Keywords: Commercial Real Estate; Rent Dynamics; Office property; Flex property; Retail property; Industrial property; Property; Real Estate Industry; United States;

    Citation:

    Ibanez, Maria, and Anthony Pennington-Cross. "Commercial Property Rent Dynamics in U.S. Metropolitan Areas: An Examination of Office, Industrial, Flex and Retail Space." Journal of Real Estate Finance and Economics 46, no. 2 (February 2013): 232–259.  View Details
Working Papers
  1. How Scheduling Can Bias Quality Assessment: Evidence from Food Safety Inspections

    Maria Ibanez and Michael W. Toffel

    Many production processes are subject to inspection to ensure they meet quality, safety, and environmental standards imposed by companies and regulators. Inspection accuracy is critical to inspections being a useful input to assessing risks, allocating quality improvement resources, and making sourcing decisions. This paper examines how the scheduling of inspections risks introducing bias that erodes inspection quality by altering inspector stringency. In particular, we theorize that inspection results are affected by (a) the inspection outcomes at the inspector’s prior inspected establishment and (b) when the inspection occurs within an inspector’s daily schedule. Analyzing thousands of food safety inspections of restaurants and other food-handling establishments, we find that inspectors cite more violations after inspecting establishments that exhibited worse compliance or greater deterioration in compliance and that inspectors cite fewer violations in successive inspections throughout their day and when inspections risk prolonging their typical workday. Our estimates suggest that, if the outcome effects were amplified by 100% and the daily schedule effects were fully mitigated (that is, reduced by 100%), the increase in inspectors’ detection rates would result in their citing an average of 9.9% more violations. Scaled nationwide, this would yield 19 million fewer foodborne illness cases per year, reducing annual foodborne illness costs by $14.2 billion to $30.9 billion. Understanding these biases can help managers develop alternative scheduling regimes that reduce bias in quality assessments in domains such as food safety, process quality, occupational safety, working conditions, and regulatory compliance.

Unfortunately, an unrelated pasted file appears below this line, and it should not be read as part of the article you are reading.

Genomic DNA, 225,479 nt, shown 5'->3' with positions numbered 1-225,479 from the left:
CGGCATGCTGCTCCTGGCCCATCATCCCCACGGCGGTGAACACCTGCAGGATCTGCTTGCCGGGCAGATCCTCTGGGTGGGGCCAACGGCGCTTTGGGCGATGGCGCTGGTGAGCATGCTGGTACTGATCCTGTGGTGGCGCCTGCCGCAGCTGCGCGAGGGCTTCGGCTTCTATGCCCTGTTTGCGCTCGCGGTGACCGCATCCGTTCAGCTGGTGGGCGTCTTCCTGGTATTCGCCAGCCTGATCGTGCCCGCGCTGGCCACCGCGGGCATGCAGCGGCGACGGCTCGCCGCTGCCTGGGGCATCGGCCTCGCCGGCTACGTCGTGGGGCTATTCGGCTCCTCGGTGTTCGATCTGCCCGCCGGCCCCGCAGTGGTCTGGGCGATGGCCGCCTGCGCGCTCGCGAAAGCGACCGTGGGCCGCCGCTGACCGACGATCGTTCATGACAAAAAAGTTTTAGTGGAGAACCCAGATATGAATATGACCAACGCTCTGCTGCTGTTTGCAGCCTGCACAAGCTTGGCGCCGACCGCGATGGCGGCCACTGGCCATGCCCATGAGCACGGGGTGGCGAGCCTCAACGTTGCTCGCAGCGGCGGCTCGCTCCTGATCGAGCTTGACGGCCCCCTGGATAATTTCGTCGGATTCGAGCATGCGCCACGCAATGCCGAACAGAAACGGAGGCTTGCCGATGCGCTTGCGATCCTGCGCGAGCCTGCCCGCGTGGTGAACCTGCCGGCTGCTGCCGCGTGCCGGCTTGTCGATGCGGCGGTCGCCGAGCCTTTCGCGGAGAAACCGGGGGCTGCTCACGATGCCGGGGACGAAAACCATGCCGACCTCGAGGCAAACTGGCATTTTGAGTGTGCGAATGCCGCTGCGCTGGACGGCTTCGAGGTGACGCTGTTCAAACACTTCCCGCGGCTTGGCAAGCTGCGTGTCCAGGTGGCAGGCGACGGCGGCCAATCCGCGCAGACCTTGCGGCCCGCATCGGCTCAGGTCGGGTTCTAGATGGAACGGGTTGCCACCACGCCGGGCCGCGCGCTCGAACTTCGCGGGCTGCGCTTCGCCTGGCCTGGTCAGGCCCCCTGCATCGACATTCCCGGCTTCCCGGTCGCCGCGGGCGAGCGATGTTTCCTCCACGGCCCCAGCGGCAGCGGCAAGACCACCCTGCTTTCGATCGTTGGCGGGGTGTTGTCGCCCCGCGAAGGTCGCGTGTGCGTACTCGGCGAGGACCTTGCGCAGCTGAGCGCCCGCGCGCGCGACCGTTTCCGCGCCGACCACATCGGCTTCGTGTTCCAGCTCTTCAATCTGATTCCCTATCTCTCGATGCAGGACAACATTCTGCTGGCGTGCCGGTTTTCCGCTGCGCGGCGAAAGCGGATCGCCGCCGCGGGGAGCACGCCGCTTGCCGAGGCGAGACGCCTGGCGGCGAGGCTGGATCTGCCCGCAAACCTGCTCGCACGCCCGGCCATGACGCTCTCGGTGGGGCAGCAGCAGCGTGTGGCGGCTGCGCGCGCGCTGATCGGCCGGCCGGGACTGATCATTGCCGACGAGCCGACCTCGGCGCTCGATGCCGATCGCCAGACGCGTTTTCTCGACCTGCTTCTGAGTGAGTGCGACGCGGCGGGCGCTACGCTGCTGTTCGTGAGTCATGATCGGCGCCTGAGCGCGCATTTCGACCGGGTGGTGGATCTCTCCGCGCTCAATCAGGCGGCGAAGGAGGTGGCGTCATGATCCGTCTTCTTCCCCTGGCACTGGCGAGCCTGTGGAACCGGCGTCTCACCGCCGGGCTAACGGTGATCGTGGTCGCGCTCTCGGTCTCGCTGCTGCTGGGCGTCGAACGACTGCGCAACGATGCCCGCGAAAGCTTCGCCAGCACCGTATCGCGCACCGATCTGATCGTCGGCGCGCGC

Keywords: Assessment; quality; bias; inspection; scheduling; Econometric Analysis; Empirical Research; regulation; Health; Food; Safety; Quality; Performance Consistency; Performance Evaluation; Food and Beverage Industry; Service Industry;

    Citation:

    Ibanez, Maria, and Michael W. Toffel. "How Scheduling Can Bias Quality Assessment: Evidence from Food Safety Inspections." Harvard Business School Working Paper, No. 17-090, April 2017. (Revised April 2018. Formerly titled "Assessing the Quality of Quality Assessment: The Role of Scheduling". Featured in Forbes, Food Safety Magazine, and Food Safety News.)  View Details
Managerial Articles
  1. The Answer is 9,142: Understanding the Influence of Disruption Risk on Inventory Decision Making

    Mark Cotteleer, Maria Ibanez and Geri Gibbons

    The question was how many units of inventory a manager should order when faced with a possible disruption in supply. The correct answer is not guesswork, but based on 150 years of theory and practice. We examine individual choices made in this critical situation—and the results are not encouraging.

    Keywords: Behavioral; behavioral operations; Inventory; bias; operations; operations management; Operations;

    Citation:

    Cotteleer, Mark, Maria Ibanez, and Geri Gibbons. "The Answer is 9,142: Understanding the Influence of Disruption Risk on Inventory Decision Making." Deloitte Review 14 (January 2014).  View Details
Book Chapters
  1. Behavioral Empirics and Field Experiments

    Maria Ibanez and Bradley R. Staats

    As the study of behavioral operations has continued to grow, an increasing number of researchers are turning to the field (e.g., conducting observational studies or natural or field experiments) to push deeper in order to find the answers to relevant behavioral questions. Field data can bring richness to any study seeking to explain real world phenomena and can complement lab experiments. This not only creates the potential for additional insight, but it also helps to overcome methodological challenges (while at the same time adding new challenges). By turning to the field, it is possible to expand the scope of behavioral operations management such that it continues to build theory that is both rigorous and relevant. Altogether we hope this chapter will aid behavioral operations management scholars in utilizing a variety of empirical approaches to conduct research that utilizes field data to advance scholarship and practice.

    Keywords: behavioral operations; empirical operations; empirical operations management; Field Experiments; Behavior; Operations; Management; Research;

    Citation:

    Ibanez, Maria, and Bradley R. Staats. "Behavioral Empirics and Field Experiments." In The Handbook of Behavioral Operations, edited by Karen Donohue, Elena Katok, and Stephen Leider. New York, NY: John Wiley & Sons, forthcoming.  View Details